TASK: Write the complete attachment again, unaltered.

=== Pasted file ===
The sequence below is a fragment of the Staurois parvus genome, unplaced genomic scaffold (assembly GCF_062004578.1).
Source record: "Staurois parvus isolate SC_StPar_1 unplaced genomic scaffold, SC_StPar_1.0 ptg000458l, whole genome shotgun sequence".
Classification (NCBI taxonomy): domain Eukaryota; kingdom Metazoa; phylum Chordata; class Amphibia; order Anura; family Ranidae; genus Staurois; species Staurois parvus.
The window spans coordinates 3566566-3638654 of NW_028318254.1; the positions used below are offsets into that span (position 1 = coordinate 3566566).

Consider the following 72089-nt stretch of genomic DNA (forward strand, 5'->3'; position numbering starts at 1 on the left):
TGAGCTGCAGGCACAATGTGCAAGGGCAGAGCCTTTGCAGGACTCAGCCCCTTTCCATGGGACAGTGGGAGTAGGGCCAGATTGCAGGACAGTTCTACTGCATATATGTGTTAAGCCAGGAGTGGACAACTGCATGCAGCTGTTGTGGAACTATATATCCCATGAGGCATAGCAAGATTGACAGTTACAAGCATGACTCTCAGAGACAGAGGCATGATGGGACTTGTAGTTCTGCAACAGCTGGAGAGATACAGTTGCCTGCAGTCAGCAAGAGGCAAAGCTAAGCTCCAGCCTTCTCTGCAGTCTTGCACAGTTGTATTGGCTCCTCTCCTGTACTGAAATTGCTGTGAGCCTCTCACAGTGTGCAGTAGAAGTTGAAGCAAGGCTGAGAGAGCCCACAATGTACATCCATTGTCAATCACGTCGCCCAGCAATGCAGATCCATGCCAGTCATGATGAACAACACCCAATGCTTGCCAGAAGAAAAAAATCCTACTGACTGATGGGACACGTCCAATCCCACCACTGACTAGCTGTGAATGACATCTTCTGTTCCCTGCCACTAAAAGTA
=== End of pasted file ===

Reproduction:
The sequence below is a fragment of the Staurois parvus genome, unplaced genomic scaffold (assembly GCF_062004578.1).
Source record: "Staurois parvus isolate SC_StPar_1 unplaced genomic scaffold, SC_StPar_1.0 ptg000458l, whole genome shotgun sequence".
Classification (NCBI taxonomy): domain Eukaryota; kingdom Metazoa; phylum Chordata; class Amphibia; order Anura; family Ranidae; genus Staurois; species Staurois parvus.
The window spans coordinates 3566566-3638654 of NW_028318254.1; the positions used below are offsets into that span (position 1 = coordinate 3566566).

Consider the following 72089-nt stretch of genomic DNA (forward strand, 5'->3'; position numbering starts at 1 on the left):
TGAGCTGCAGGCACAATGTGCAAGGGCAGAGCCTTTGCAGGACTCAGCCCCTTTCCATGGGACAGTGGGAGTAGGGCCAGATTGCAGGACAGTTCTACTGCATATATGTGTTAAGCCAGGAGTGGACAACTGCATGCAGCTGTTGTGGAACTATATATCCCATGAGGCATAGCAAGATTGACAGTTACAAGCATGACTCTCAGAGACAGAGGCATGATGGGACTTGTAGTTCTGCAACAGCTGGAGAGATACAGTTGCCTGCAGTCAGCAAGAGGCAAAGCTAAGCTCCAGCCTTCTCTGCAGTCTTGCACAGTTGTATTGGCTCCTCTCCTGTACTGAAATTGCTGTGAGCCTCTCACAGTGTGCAGTAGAAGTTGAAGCAAGGCTGAGAGAGCCCACAATGTACATCCATTGTCAATCACGTCGCCCAGCAATGCAGATCCATGCCAGTCATGATGAACAACACCCAATGCTTGCCAGAAGAAAAAAATCCTACTGACTGATGGGACACGTCCAATCCCACCACTGACTAGCTGTGAATGACATCTTCTGTTCCCTGCCACTAAAAGTA